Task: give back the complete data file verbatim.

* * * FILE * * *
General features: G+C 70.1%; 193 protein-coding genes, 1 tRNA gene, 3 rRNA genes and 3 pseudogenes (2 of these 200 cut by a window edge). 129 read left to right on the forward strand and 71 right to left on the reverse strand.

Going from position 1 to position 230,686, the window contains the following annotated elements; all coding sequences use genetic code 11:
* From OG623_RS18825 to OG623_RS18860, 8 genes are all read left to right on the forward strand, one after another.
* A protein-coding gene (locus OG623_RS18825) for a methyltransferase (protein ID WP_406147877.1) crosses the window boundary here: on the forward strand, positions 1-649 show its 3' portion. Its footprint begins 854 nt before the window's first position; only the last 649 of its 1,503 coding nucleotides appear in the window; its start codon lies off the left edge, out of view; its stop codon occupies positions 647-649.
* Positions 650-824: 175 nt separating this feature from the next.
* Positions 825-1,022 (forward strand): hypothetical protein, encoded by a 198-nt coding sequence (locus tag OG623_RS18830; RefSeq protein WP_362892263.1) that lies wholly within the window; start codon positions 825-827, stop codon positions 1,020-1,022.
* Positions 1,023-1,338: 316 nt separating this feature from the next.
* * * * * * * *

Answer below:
General features: G+C 70.1%; 193 protein-coding genes, 1 tRNA gene, 3 rRNA genes and 3 pseudogenes (2 of these 200 cut by a window edge). 129 read left to right on the forward strand and 71 right to left on the reverse strand.

Going from position 1 to position 230,686, the window contains the following annotated elements; all coding sequences use genetic code 11:
* From OG623_RS18825 to OG623_RS18860, 8 genes are all read left to right on the forward strand, one after another.
* A protein-coding gene (locus OG623_RS18825) for a methyltransferase (protein ID WP_406147877.1) crosses the window boundary here: on the forward strand, positions 1-649 show its 3' portion. Its footprint begins 854 nt before the window's first position; only the last 649 of its 1,503 coding nucleotides appear in the window; its start codon lies off the left edge, out of view; its stop codon occupies positions 647-649.
* Positions 650-824: 175 nt separating this feature from the next.
* Positions 825-1,022 (forward strand): hypothetical protein, encoded by a 198-nt coding sequence (locus tag OG623_RS18830; RefSeq protein WP_362892263.1) that lies wholly within the window; start codon positions 825-827, stop codon positions 1,020-1,022.
* Positions 1,023-1,338: 316 nt separating this feature from the next.